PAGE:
It's being installed on the Ford now.
edit on 3/21/2015 by Zaphod58 because: (no reason given)



posted on Mar, 21 2015 @ 12:54 PM
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Now all they have to do is bring all the carriers back for refit.

And above or beneath them all, lurk subs, rocket mines, torpedoes, and hypersonic cruise missiles.

Dinotopia of warfare.



posted on Mar, 21 2015 @ 12:56 PM
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a reply to: intrptr

They're not putting it on the older carriers, and the ones they do retrofit will have it done during normal maintenance.



posted on Mar, 21 2015 @ 01:06 PM
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originally posted by: Zaphod58
a reply to: intrptr

They're not putting it on the older carriers, and the ones they do retrofit will have it done during normal maintenance.


Sorry Zaphod, nothing 'normal' about carrier operations. Unless you consider endless war 'normal'.



posted on Mar, 21 2015 @ 01:08 PM
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A railgun that fire fighter jets? sweet



posted on Mar, 21 2015 @ 01:38 PM
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originally posted by: Zaphod58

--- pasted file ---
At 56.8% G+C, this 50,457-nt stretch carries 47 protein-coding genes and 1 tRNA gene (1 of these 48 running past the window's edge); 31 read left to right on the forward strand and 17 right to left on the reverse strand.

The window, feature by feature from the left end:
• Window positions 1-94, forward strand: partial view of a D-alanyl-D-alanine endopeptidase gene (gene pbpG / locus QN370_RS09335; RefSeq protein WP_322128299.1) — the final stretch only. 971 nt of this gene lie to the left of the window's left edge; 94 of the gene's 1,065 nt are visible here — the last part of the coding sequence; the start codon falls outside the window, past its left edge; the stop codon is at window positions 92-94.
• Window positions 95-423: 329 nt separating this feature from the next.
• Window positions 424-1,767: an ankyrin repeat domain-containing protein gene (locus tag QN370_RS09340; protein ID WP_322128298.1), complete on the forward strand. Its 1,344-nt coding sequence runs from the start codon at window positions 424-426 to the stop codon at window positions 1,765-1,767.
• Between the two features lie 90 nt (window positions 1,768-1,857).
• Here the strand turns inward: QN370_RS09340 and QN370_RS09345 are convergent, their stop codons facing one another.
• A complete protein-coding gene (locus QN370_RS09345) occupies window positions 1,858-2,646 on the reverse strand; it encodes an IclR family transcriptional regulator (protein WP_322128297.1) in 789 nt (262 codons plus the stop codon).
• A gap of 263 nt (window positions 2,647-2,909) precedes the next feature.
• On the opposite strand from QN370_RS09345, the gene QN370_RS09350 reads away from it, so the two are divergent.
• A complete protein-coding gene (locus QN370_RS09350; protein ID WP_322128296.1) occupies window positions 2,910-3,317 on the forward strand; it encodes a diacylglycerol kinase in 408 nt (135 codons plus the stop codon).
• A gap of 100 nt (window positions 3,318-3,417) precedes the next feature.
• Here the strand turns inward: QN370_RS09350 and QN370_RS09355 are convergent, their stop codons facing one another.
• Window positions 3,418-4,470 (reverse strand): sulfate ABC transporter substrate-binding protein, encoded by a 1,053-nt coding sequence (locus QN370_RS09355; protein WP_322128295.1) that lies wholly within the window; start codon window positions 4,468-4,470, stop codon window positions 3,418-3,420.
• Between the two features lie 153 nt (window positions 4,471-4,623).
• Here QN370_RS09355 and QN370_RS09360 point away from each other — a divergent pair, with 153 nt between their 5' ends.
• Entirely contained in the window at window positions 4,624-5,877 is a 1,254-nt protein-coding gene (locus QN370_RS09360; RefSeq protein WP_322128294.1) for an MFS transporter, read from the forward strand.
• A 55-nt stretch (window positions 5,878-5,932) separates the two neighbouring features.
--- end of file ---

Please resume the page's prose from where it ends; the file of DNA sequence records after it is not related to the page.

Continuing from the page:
a reply to: grey580

Old news.


The biggest advantages to EMALS is that they can launch heavier aircraft, with longer time between maintenance. It'll be a smoother launch as well.

It's being installed on the Ford now.


old news or not Its still ****ing cool



posted on Mar, 21 2015 @ 02:12 PM
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I thought the new joint strike fighter jets were supposed to land and take off like the harrier jets? Wasn't that the whole idea of the design so it could also be adapted to land and take off vertically from aircraft carriers?



posted on Mar, 21 2015 @ 02:25 PM
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a reply to: WeRpeons

The Naval version F-35C will operate like a traditional fighter, the F-35B is the Marine Corps variant to replace the Harrier and that's the VTOL. The F-35Bs were intended to be used off the USMC`s Wasp assault ships like the AV-8B`s which don't need catapults.



posted on Mar, 21 2015 @ 02:58 PM